Document Detail


The Decline of Autophagy Contributes to Proximal Tubular Dysfunction During Sepsis.
MedLine Citation:
PMID:  22089196     Owner:  NLM     Status:  Publisher    
Abstract/OtherAbstract:
ABSTRACT: Severe sepsis associated with overproduction of TNF-α and ROS leads to energy depletion andcellular damage. Both ROS and damaged organelles induce autophagy for recycling nutrients tocombat pathological stress. To study whether autophagy plays a beneficial role in the pathogenesis ofrenal failure during sepsis, rats were subjected to cecal ligation and puncture (CLP) or shamoperation. Temporal relationship of autophagy and renal dysfunction were examined in vivo. Theresult showed that level of lipidated microtubule-associated protein light chain 3 (LC3-II), a markerof autophagy, elevated transiently at 3 h but declined at 9 h till 18 h after CLP. LC3 aggregation inrenal tissue showed a similar trend to the change of LC3-II protein. High levels of BUN andcreatinine as well as low tubular sodium reabsorption occurred at 18 h after CLP. The distribution ofautophagy located primarily in ACE (angiotensin converting enzyme, which is concentrated inproximal tubule) positive, but Calbindin D28k (Calcium-binding protein D28K; a marker of distaltubule) negative cells in renal cortex. Therefore, NRK-52E (proximal tubule epithelial cell line) cellswere used to further examine cell viability and DNA fragmentation after silencing or inducingautophagy. We found that knockdown of Atg7 (autophagy-related gene 7) exaggerates, while preincubationof rapamycin (an autophagy inducer) diminishes TNFα-induced cell death. These resultssuggest that the decline of sepsis-induced autophagy contributes to the proximal tubular dysfunctionand maintenance of sufficient autophagy prevents cell death. These data open prospects for therapies that activate autophagy during sepsis.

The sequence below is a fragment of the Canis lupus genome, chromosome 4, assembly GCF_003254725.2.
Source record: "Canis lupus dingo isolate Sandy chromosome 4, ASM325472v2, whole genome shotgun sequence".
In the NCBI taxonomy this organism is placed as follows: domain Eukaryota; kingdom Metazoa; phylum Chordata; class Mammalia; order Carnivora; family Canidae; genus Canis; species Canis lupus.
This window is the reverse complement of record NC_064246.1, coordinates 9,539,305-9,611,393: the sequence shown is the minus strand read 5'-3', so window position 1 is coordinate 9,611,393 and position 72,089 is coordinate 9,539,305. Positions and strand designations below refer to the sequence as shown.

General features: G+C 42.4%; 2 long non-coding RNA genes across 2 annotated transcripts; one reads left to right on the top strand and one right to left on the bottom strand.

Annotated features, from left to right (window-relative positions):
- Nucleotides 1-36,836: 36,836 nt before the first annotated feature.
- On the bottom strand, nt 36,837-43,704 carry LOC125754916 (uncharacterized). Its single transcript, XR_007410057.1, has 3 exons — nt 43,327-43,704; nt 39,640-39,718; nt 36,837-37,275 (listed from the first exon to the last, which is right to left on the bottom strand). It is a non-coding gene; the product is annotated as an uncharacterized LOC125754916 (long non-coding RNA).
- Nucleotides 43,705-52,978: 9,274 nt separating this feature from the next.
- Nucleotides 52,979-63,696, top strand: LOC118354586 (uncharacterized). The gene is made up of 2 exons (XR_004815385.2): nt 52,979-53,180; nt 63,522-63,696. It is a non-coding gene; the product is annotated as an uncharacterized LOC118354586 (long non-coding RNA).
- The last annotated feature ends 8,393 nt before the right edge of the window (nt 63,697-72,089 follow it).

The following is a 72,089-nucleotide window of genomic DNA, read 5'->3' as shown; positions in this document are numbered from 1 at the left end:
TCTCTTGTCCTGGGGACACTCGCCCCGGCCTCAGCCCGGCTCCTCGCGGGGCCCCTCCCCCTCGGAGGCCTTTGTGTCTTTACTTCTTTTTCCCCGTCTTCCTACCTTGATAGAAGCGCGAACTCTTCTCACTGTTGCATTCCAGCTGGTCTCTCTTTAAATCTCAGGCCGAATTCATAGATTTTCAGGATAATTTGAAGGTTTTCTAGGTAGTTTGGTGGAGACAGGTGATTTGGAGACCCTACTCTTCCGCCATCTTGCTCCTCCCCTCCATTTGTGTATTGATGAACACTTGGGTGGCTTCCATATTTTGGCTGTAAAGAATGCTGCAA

Authors:
Hsiu-Wen Hsiao; Ke-Li Tsai; Li-Fang Wang; Yen-Hsu Chen; Pei-Chi Chiang; Shu-Mien Chuang; Chin Hsu
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Publication Detail:
Type:  JOURNAL ARTICLE     Date:  2011-11-15
Journal Detail:
Title:  Shock (Augusta, Ga.)     Volume:  -     ISSN:  1540-0514     ISO Abbreviation:  -     Publication Date:  2011 Nov 
Date Detail:
Created Date:  2011-11-17     Completed Date:  -     Revised Date:  -    
Medline Journal Info:
Nlm Unique ID:  9421564     Medline TA:  Shock     Country:  -    
Other Details:
Languages:  ENG     Pagination:  -     Citation Subset:  -    
Affiliation:
1Department of Physiology, Faculty of Medicine, 3Division of Infectious Diseases, Department of Internal Medicine, Kaohsiung Medical University Hospital, Kaohsiung Medical University, 4Graduate Institute of Medicine, College of Medicine; 2Department of Medicinal and Applied Chemistry, College of Life Science, Kaohsiung Medical University, Kaohsiung, 807 Taiwan.
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